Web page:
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The Coaching and Consulting Process

What is the Coaching and Consulting Process? 

My career in mental health started in 2009 as a suicide counsellor. After having accumulated more than a decade of experience, I feel the call towards something more spiritual, creative and holistic. That was when I decided to step away from traditional psychotherapy and evolve my practice into consulting and coaching; something not confined by the medical model, which often focuses on what is “wrong” with a person rather than what they actually need. I don’t believe there is anything inherently problematic with anyone, but their neurodivergent trait or trauma may cause them to be a misfit within the environment they are in.

Before I lay out any ‘steps’, it is important to note that our coaching journey will be tailored specifically to your unique needs and goals. I do not have a ‘standardised protocal’ that applies to everyone because everyone is different. The best way is to get to know you and find out what best resonates with you.  For example, if you tend to intellectualize a lot and tend to be a rational thinker, you may prefer to be convinced by logic. But you may also want to explore something more intuitive, creative, and poetic.

The Roadmap

Although the process is often organic and non-linear, categorizing the change process into the following phases might help clarify what happens:

Getting to know your blockages

To begin our process, our focus will be on understanding the challenges that prevent you from fully embracing your best self. We will work towards identifying old survival strategies, behaviors, and thinking patterns that no longer serve you. These patterns may exist in your subconscious, manifesting as mind-imagery, specific memories, and deep-seated feelings associated with certain beliefs such as, ‘People will always betray me in the end,’ ‘I can never trust anyone,’ or ‘I do not fit in anywhere.’ It’s possible that you have developed destructive habits or self-sabotaging patterns as a way to cope with the wound of being told you are ‘too much’ all your life.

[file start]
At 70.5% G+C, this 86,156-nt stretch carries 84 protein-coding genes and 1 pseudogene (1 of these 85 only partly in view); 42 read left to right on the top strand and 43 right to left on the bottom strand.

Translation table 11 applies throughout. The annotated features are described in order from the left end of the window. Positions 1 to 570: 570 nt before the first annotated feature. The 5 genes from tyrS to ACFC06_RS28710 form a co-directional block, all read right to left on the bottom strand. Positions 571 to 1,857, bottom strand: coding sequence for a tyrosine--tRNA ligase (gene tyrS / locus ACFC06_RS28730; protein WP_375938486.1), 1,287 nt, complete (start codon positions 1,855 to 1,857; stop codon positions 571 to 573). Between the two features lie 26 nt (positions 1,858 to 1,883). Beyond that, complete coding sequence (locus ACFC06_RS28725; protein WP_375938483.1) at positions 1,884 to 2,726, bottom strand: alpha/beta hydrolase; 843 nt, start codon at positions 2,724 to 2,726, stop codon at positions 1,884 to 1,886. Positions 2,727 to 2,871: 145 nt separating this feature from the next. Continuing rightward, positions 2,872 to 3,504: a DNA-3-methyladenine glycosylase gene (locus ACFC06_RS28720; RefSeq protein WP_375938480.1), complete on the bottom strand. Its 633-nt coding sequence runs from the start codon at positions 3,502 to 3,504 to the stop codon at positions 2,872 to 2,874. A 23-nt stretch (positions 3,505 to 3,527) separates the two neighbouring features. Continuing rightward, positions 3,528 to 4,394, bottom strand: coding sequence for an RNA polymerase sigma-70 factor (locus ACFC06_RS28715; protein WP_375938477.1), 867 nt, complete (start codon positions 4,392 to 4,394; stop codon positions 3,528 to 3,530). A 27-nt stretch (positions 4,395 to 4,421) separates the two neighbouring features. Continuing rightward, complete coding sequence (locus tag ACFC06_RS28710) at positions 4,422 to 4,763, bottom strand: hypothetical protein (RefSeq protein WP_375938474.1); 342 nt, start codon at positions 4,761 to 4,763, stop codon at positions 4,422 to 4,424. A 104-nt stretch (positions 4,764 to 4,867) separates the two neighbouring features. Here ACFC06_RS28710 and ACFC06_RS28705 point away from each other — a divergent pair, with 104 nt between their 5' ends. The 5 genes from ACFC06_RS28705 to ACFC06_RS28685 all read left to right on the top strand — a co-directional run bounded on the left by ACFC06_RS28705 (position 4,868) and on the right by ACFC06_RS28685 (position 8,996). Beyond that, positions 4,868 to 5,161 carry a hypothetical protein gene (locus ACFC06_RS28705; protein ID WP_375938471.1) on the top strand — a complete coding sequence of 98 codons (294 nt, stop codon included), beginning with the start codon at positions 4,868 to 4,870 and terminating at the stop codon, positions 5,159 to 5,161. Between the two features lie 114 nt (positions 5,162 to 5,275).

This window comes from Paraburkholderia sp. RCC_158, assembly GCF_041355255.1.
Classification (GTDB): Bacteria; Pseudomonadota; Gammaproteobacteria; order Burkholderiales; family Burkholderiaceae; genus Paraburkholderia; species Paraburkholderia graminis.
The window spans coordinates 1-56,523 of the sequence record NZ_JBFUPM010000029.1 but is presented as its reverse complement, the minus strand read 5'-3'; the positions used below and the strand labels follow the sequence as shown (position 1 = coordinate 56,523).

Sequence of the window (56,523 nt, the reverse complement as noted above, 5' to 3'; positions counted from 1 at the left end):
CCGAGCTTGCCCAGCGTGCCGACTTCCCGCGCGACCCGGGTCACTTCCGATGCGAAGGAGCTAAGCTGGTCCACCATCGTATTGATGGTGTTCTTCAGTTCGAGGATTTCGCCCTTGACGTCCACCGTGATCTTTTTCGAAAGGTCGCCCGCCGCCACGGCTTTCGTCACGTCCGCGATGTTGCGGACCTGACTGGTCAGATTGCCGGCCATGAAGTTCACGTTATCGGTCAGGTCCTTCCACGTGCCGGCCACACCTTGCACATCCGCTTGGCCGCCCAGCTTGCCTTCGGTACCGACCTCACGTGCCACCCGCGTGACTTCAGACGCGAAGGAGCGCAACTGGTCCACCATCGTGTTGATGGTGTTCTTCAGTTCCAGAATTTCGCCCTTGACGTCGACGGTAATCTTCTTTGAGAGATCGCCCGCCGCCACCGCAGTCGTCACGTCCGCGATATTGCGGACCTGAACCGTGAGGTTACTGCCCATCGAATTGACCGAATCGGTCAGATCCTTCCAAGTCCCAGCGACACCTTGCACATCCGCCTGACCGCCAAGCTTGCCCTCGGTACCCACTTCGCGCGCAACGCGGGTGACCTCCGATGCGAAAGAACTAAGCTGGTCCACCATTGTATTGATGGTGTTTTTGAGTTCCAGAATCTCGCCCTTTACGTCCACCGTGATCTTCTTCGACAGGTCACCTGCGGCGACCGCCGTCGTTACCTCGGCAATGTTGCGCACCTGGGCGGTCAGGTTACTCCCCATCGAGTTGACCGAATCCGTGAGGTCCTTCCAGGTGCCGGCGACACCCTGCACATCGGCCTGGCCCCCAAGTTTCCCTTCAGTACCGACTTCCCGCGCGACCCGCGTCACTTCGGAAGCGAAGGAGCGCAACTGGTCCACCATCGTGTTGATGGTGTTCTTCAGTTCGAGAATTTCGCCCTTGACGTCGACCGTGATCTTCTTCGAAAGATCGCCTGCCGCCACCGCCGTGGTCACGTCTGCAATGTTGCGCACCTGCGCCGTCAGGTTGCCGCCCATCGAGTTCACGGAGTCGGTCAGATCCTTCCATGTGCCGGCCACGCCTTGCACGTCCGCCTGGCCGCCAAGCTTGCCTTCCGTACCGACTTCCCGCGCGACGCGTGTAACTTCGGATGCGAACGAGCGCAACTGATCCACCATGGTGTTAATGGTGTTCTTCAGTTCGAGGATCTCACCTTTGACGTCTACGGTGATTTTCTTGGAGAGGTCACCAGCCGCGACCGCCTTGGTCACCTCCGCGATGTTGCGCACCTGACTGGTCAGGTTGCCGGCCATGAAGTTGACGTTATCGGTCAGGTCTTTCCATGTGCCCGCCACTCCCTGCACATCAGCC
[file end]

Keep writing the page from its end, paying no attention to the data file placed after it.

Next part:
You might have encountered terms like ‘Defenses,’ ‘Negative Automatic Thoughts,’ ‘Life Traps,’ ‘Maladaptive Schema,’ ‘Inner Critic,’ or ‘Negative self-talk’ in previous therapy or counseling experiences. To keep things simple, I refer to them as ‘blockages.’ These blockages come in various forms, shaped by your unique personal history.

During this phase, we will work collaboratively to gain a better understanding of the aspects of yourself that you dislike or wish to change. As we progress, you will begin to experience a softening of inner tension and conflict. For example, I may invite you to envision your inner critic as a person—describing their appearance, voice, or mannerisms. We may explore how your inner criticism takes shape, size, form, or color. Additionally, we might explore the bodily sensations associated with feelings of shame and even consider visualizing and drawing them on paper.

Bouncing Back and Integrating

Once we have identified your blockages, our focus will shift towards managing and, in some cases, transforming these challenging aspects of you. Our goal is to reduce instances where you feel overwhelmed, eliminating the need for avoidance or compensatory behaviors like overeating, overspending, or other destructive habits. Instead, we aim to integrate the more vulnerable parts of you rather than rejecting them. Simultaneously, we recognize the importance of addressing the undisciplined, rageful, and destructive aspects within you, working towards taming or transforming your inner critic.